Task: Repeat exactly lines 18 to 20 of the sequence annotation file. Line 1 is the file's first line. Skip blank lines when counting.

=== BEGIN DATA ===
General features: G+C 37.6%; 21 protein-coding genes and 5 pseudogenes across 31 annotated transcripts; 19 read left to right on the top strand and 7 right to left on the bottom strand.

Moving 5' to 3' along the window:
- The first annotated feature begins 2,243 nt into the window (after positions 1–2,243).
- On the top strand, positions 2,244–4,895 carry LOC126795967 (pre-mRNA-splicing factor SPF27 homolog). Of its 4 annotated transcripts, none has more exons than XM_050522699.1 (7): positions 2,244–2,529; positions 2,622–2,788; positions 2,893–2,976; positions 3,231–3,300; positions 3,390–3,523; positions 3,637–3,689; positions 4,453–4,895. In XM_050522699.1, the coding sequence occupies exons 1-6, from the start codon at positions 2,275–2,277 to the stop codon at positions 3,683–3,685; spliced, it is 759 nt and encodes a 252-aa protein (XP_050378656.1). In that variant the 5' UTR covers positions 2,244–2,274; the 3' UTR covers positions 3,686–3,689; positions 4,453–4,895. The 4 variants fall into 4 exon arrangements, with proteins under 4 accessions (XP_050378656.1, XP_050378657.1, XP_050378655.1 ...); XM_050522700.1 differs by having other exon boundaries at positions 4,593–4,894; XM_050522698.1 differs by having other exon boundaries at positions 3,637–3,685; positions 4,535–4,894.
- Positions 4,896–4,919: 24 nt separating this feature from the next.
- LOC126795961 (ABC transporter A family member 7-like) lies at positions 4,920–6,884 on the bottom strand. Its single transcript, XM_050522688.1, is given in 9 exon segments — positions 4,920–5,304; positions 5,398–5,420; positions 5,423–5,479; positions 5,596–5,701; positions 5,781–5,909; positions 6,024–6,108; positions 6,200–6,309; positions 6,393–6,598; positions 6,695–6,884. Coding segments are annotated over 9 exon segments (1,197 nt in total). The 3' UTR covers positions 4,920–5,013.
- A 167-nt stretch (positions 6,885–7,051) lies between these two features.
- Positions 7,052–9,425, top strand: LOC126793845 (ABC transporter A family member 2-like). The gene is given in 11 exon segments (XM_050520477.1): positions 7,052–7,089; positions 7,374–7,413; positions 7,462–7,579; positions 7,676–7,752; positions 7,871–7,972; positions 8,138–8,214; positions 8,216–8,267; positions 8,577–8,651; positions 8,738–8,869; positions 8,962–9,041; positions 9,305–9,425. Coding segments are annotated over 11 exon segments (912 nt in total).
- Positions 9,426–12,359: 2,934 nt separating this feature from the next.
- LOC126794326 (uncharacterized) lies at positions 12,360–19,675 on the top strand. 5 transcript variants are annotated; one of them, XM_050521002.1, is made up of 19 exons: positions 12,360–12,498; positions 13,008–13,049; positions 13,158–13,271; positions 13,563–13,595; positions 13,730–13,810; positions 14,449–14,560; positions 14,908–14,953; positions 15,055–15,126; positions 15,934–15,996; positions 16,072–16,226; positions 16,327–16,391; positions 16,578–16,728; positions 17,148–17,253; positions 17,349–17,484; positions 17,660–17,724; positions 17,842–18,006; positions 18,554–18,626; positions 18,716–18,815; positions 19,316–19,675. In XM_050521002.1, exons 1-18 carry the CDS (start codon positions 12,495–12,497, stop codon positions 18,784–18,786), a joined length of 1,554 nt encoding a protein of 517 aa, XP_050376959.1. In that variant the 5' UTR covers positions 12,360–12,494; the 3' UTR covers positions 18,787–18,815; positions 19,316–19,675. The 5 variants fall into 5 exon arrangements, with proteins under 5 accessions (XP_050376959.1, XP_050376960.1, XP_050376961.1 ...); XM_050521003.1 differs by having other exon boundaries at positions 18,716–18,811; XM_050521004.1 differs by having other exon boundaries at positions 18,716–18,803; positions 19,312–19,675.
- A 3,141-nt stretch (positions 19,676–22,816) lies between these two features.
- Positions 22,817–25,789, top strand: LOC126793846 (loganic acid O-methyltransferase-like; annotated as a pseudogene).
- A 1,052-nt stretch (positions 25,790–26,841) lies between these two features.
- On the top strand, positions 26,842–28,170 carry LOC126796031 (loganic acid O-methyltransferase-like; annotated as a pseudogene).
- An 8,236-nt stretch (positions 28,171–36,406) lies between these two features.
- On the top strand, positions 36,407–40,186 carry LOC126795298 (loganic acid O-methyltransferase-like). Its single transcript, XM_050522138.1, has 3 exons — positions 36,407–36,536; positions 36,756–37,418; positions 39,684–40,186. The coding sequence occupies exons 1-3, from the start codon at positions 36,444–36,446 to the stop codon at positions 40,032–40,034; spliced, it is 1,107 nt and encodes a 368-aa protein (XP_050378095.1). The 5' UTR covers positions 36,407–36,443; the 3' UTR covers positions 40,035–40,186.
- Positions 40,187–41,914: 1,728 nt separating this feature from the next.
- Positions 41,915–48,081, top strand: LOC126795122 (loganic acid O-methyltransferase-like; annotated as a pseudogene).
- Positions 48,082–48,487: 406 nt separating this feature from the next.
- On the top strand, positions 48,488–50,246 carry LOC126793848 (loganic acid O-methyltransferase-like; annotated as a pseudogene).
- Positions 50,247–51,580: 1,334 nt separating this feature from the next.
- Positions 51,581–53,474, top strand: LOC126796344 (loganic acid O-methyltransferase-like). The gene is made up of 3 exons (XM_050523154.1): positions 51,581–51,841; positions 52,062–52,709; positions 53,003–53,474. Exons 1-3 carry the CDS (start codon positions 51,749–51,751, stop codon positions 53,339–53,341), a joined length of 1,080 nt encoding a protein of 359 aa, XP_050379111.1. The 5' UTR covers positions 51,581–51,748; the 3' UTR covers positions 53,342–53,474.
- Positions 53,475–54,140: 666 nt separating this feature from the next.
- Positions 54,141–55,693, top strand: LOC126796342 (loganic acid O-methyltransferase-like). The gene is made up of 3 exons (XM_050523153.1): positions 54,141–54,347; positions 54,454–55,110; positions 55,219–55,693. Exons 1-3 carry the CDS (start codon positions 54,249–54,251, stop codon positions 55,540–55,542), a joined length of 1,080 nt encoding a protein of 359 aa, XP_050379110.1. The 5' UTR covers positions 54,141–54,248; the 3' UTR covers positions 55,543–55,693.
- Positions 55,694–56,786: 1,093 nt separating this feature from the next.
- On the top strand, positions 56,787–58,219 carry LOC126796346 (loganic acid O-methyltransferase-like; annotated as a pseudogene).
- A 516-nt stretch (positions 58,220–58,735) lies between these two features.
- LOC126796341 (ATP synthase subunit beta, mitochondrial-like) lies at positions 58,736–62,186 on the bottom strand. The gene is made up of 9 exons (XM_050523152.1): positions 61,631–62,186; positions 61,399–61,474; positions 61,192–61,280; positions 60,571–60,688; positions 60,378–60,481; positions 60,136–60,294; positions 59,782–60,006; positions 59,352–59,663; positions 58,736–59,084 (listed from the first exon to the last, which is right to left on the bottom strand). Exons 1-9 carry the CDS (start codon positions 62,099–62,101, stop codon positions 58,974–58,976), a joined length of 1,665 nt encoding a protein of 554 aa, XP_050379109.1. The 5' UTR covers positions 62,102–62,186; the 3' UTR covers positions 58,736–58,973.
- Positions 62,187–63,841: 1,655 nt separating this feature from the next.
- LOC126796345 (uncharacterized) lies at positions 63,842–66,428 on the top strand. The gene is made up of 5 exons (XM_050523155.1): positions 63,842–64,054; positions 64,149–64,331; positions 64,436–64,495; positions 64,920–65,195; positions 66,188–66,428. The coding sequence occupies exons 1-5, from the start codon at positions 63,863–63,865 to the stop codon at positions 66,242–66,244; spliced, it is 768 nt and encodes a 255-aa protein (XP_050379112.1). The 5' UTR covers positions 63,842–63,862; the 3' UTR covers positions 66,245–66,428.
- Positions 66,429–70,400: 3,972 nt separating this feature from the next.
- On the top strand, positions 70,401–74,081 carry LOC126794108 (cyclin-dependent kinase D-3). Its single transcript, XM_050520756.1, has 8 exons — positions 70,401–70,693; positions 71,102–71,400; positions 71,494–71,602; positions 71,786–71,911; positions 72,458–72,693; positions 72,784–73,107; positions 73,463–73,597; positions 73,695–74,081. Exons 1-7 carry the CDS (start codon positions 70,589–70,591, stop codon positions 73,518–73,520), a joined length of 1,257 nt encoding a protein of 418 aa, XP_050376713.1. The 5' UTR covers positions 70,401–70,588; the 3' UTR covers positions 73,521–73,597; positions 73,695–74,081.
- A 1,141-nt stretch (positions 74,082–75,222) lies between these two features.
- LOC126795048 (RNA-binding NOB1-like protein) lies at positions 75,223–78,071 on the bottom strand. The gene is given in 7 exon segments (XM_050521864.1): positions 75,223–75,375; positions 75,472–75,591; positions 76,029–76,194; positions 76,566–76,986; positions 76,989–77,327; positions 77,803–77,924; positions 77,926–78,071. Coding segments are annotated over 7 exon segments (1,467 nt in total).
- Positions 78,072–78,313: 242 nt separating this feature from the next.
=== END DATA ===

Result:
- Positions 41,915–48,081, top strand: LOC126795122 (loganic acid O-methyltransferase-like; annotated as a pseudogene).
- Positions 48,082–48,487: 406 nt separating this feature from the next.
- On the top strand, positions 48,488–50,246 carry LOC126793848 (loganic acid O-methyltransferase-like; annotated as a pseudogene).